** 2) A film-buff’s round-up of places to see and things to do in Paris. It starts with a pretty decent introduction and then lists seven movie-spots to see.
ED THOUGHT: Send rejection letter — Actually, this is a great way to slice that city — it’s a good story idea. But the format doesn’t follow what we do for destination articles at all. By taking a more careful look at our back issues, this writer would have realized we follow a carefully scripted format in that department.
The idea does, in fact, give me pause. But I’ve never worked with this writer before, I’ve got a pile of other submissions to get through, and so I’m not going to stop. Had this met our format more closely, I’d definitely have given it a closer look.
WHAT YOU CAN LEARN FROM THIS REJECTION: Sometimes your idea is, in fact, right on. But if you haven’t taken the time to tweak your story for the particular publication where you’re aiming to land a by-line, it may not matter that your idea is appealing. An editor isn’t going to take the time to completely rewrite your piece for you… and if you’re an unknown entity, then she’s not likely to take the time to ask you to do it, either.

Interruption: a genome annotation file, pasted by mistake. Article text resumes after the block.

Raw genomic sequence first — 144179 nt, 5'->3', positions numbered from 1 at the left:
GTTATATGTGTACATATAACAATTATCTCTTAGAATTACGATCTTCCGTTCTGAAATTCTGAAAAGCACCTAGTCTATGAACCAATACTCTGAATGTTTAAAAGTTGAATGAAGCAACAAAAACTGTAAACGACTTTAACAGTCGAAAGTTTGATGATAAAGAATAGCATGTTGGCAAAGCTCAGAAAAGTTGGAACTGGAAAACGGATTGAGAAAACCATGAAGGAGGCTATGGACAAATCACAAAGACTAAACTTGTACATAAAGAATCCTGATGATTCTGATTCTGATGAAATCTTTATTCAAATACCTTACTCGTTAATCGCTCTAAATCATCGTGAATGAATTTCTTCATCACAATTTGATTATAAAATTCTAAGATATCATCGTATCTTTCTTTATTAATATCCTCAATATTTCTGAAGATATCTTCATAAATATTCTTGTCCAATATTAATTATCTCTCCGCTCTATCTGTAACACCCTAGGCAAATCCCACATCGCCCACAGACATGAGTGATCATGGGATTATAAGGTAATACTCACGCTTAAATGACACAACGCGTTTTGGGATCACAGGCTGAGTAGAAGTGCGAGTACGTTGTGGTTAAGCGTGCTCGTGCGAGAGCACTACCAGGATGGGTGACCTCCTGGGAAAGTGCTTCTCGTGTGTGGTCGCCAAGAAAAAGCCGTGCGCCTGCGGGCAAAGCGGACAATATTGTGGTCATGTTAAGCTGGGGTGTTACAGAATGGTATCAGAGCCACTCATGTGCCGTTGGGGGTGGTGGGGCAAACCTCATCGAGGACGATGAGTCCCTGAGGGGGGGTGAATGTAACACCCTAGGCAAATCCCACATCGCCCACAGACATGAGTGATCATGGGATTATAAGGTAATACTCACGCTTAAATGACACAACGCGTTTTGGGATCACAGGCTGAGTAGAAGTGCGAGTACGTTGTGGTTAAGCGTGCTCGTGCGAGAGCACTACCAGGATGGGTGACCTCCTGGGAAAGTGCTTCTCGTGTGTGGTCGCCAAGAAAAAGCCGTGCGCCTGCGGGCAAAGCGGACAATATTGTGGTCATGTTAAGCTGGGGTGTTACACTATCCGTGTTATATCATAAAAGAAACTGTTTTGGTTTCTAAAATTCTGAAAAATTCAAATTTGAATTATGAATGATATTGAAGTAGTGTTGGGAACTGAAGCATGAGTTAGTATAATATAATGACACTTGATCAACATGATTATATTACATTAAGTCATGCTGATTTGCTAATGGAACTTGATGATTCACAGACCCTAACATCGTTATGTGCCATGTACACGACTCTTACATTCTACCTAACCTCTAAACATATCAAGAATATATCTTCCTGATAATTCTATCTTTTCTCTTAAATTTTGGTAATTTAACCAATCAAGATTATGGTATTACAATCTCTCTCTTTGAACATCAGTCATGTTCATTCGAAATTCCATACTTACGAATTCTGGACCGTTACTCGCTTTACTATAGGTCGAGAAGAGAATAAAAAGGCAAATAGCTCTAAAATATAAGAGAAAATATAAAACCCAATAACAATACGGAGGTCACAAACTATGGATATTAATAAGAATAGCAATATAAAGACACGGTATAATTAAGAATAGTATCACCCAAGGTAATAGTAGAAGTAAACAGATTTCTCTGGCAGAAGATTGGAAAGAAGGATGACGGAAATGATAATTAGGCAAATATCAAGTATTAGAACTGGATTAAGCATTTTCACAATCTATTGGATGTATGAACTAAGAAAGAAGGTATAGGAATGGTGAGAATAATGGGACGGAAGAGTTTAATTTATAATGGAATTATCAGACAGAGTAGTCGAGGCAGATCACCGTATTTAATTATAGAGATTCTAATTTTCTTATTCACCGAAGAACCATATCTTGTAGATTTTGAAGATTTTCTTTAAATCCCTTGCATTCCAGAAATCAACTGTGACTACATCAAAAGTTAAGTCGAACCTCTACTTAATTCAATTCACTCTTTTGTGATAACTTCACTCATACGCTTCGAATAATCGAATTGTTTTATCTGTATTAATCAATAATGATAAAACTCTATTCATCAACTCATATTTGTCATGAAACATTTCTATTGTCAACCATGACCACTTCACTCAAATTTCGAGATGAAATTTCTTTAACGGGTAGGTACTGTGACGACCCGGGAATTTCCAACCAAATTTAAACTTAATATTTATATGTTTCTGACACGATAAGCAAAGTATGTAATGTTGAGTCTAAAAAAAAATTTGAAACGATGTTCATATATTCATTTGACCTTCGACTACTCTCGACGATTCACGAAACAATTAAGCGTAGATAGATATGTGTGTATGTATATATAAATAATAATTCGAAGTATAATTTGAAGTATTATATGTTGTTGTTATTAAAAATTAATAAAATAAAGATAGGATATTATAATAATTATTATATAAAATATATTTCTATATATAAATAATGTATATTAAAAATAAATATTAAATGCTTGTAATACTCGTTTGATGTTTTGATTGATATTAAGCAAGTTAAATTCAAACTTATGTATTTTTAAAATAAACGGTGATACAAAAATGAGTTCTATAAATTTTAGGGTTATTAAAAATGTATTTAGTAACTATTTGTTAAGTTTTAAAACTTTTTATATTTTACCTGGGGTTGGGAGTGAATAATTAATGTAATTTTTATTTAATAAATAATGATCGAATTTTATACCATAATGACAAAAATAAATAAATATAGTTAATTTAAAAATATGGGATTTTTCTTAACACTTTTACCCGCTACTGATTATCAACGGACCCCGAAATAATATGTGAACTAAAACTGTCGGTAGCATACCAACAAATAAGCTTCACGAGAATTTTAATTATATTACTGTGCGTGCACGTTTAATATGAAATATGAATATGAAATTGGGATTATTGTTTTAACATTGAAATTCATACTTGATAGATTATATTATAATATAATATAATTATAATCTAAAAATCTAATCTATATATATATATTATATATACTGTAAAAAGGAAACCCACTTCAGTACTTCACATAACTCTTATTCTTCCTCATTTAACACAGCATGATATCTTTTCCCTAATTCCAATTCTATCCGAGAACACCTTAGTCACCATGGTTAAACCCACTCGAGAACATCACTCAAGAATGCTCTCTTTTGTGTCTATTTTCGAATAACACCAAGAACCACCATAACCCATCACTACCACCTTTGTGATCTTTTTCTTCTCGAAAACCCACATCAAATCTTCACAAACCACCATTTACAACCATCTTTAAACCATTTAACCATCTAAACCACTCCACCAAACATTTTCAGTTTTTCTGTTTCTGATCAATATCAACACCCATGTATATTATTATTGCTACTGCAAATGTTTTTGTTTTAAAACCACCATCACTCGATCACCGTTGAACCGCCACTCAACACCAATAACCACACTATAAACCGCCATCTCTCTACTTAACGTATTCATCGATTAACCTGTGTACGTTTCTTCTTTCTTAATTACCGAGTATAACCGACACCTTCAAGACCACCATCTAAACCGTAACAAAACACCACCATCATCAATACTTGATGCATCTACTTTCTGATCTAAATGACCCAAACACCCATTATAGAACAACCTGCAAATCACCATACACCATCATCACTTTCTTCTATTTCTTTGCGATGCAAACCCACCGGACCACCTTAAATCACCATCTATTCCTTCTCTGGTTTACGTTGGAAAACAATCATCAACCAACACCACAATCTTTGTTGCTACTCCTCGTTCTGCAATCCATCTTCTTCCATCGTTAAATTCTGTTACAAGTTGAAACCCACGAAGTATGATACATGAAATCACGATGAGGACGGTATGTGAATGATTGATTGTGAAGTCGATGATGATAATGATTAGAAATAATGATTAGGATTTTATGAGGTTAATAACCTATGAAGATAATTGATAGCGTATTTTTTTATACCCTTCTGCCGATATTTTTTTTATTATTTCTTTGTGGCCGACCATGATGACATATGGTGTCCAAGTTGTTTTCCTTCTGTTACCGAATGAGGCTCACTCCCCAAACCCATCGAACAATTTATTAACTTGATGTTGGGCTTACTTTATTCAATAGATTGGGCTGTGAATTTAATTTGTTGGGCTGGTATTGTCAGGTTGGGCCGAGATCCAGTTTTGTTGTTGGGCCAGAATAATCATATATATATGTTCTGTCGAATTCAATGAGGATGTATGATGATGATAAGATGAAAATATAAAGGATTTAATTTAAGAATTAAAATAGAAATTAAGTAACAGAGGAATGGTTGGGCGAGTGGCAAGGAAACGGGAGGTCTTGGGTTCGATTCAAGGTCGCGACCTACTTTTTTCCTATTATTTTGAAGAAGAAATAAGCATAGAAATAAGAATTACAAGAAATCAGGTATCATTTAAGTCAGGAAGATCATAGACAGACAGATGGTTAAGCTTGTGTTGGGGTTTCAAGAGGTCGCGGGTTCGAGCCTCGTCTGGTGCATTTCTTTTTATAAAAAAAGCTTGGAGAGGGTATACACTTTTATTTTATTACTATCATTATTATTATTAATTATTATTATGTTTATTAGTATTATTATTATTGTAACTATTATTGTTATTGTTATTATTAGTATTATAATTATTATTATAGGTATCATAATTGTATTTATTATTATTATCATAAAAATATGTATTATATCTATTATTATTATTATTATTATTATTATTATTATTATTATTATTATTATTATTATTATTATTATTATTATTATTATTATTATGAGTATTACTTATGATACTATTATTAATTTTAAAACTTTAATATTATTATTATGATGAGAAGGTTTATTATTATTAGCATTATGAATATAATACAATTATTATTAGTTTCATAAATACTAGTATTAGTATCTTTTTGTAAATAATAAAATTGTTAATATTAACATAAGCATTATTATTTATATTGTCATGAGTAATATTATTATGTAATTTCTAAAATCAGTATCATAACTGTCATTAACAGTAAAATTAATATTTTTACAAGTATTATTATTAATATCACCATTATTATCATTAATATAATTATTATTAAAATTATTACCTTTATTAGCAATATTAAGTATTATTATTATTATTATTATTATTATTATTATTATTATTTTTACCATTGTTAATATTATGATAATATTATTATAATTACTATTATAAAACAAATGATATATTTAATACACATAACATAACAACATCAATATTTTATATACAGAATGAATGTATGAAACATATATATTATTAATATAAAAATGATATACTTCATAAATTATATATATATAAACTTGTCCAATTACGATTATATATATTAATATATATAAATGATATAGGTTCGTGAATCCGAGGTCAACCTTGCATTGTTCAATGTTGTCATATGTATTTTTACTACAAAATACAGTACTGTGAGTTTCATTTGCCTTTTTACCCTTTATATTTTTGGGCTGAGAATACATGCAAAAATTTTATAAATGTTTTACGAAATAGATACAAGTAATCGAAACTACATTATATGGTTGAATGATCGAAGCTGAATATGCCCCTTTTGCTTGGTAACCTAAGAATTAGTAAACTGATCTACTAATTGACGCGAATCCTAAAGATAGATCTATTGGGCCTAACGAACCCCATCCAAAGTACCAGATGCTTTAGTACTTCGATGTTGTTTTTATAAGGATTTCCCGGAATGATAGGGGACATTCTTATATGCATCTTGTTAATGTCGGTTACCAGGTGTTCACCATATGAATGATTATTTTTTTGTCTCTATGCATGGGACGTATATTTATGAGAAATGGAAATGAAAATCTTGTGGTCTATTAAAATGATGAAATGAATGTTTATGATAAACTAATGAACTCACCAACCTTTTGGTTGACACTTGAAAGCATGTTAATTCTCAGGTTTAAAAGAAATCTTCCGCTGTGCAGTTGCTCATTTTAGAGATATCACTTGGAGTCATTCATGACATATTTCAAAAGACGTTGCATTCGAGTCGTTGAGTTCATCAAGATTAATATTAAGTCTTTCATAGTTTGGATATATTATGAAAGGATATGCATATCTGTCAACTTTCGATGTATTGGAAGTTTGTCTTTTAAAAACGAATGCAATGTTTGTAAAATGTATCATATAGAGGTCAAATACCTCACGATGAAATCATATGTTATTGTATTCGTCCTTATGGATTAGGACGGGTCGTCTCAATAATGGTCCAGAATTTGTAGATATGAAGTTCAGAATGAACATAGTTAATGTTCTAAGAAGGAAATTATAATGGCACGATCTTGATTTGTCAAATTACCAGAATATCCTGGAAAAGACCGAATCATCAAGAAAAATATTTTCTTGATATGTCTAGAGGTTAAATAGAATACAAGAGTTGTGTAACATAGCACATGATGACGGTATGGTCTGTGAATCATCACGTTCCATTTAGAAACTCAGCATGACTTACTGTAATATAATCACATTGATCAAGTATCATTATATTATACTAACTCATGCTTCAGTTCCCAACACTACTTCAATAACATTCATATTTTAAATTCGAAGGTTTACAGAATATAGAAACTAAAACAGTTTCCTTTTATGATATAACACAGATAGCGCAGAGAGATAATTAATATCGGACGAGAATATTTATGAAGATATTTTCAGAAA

When you’re defining a story, you’re always going to have the best luck when you target your piece for a specific publication. That may mean that you end up tweaking your story just a bit for three different publications. But you’ll always find more success with that targeted approach than you will sending out a standard-issue piece and hoping one of the places to which you send it picks it up.
** 3) A proposal for a piece titled “Summer in San Vigilio.” It’s a ski town in the Italian Alps, I learn from the query. The article will tell me about all there is to see and do — from hiking to climbing to sunning by mountain lakes and enjoying cheese in local dairy huts.
ED THOUGHT: Send rejection letter. I can’t tell what makes this place particularly special. It just sounds like a piece about off-season in some ski town. The dairy huts sound intriguing. Maybe there’s something there — but if the writer couldn’t highlight what’s unique in her query, I’m pretty sure it won’t land up right in the article, either.
WHAT YOU CAN LEARN FROM THIS REJECTION: It’s critically important that you put specifics in your query. Just as you’d take care to paint an enticing picture with the first few sentences of your article, so should you invest the time and effort when you’re pitching your article.